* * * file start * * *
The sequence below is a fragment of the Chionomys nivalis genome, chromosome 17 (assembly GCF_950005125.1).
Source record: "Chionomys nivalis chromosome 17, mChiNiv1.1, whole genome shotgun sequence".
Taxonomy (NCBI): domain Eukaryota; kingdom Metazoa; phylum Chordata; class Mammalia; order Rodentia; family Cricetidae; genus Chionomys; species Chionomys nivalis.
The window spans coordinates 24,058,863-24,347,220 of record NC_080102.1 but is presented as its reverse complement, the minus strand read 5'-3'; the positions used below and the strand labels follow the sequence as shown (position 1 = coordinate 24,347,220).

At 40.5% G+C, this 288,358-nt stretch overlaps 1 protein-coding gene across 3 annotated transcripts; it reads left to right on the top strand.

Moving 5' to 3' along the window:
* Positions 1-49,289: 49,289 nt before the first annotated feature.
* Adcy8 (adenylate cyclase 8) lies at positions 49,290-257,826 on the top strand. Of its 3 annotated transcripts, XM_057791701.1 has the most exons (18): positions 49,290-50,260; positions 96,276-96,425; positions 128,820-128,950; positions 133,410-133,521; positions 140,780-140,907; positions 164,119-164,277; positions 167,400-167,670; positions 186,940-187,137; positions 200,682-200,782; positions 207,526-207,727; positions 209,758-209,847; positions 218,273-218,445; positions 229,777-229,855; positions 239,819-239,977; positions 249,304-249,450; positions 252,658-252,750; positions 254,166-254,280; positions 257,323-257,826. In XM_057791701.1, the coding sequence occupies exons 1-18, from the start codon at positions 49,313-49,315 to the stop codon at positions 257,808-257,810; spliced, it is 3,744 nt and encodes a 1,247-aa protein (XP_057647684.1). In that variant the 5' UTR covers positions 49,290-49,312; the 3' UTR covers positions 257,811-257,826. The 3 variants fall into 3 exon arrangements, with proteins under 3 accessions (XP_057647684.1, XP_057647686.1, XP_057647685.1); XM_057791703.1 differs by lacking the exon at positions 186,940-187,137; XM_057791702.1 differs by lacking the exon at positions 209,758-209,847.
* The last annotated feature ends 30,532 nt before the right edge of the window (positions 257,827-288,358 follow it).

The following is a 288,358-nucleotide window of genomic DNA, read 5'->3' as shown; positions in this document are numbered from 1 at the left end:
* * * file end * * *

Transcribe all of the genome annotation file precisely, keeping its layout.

The sequence below is a fragment of the Chionomys nivalis genome, chromosome 17 (assembly GCF_950005125.1).
Source record: "Chionomys nivalis chromosome 17, mChiNiv1.1, whole genome shotgun sequence".
Taxonomy (NCBI): domain Eukaryota; kingdom Metazoa; phylum Chordata; class Mammalia; order Rodentia; family Cricetidae; genus Chionomys; species Chionomys nivalis.
The window spans coordinates 24,058,863-24,347,220 of record NC_080102.1 but is presented as its reverse complement, the minus strand read 5'-3'; the positions used below and the strand labels follow the sequence as shown (position 1 = coordinate 24,347,220).

At 40.5% G+C, this 288,358-nt stretch overlaps 1 protein-coding gene across 3 annotated transcripts; it reads left to right on the top strand.

Moving 5' to 3' along the window:
* Positions 1-49,289: 49,289 nt before the first annotated feature.
* Adcy8 (adenylate cyclase 8) lies at positions 49,290-257,826 on the top strand. Of its 3 annotated transcripts, XM_057791701.1 has the most exons (18): positions 49,290-50,260; positions 96,276-96,425; positions 128,820-128,950; positions 133,410-133,521; positions 140,780-140,907; positions 164,119-164,277; positions 167,400-167,670; positions 186,940-187,137; positions 200,682-200,782; positions 207,526-207,727; positions 209,758-209,847; positions 218,273-218,445; positions 229,777-229,855; positions 239,819-239,977; positions 249,304-249,450; positions 252,658-252,750; positions 254,166-254,280; positions 257,323-257,826. In XM_057791701.1, the coding sequence occupies exons 1-18, from the start codon at positions 49,313-49,315 to the stop codon at positions 257,808-257,810; spliced, it is 3,744 nt and encodes a 1,247-aa protein (XP_057647684.1). In that variant the 5' UTR covers positions 49,290-49,312; the 3' UTR covers positions 257,811-257,826. The 3 variants fall into 3 exon arrangements, with proteins under 3 accessions (XP_057647684.1, XP_057647686.1, XP_057647685.1); XM_057791703.1 differs by lacking the exon at positions 186,940-187,137; XM_057791702.1 differs by lacking the exon at positions 209,758-209,847.
* The last annotated feature ends 30,532 nt before the right edge of the window (positions 257,827-288,358 follow it).

The following is a 288,358-nucleotide window of genomic DNA, read 5'->3' as shown; positions in this document are numbered from 1 at the left end: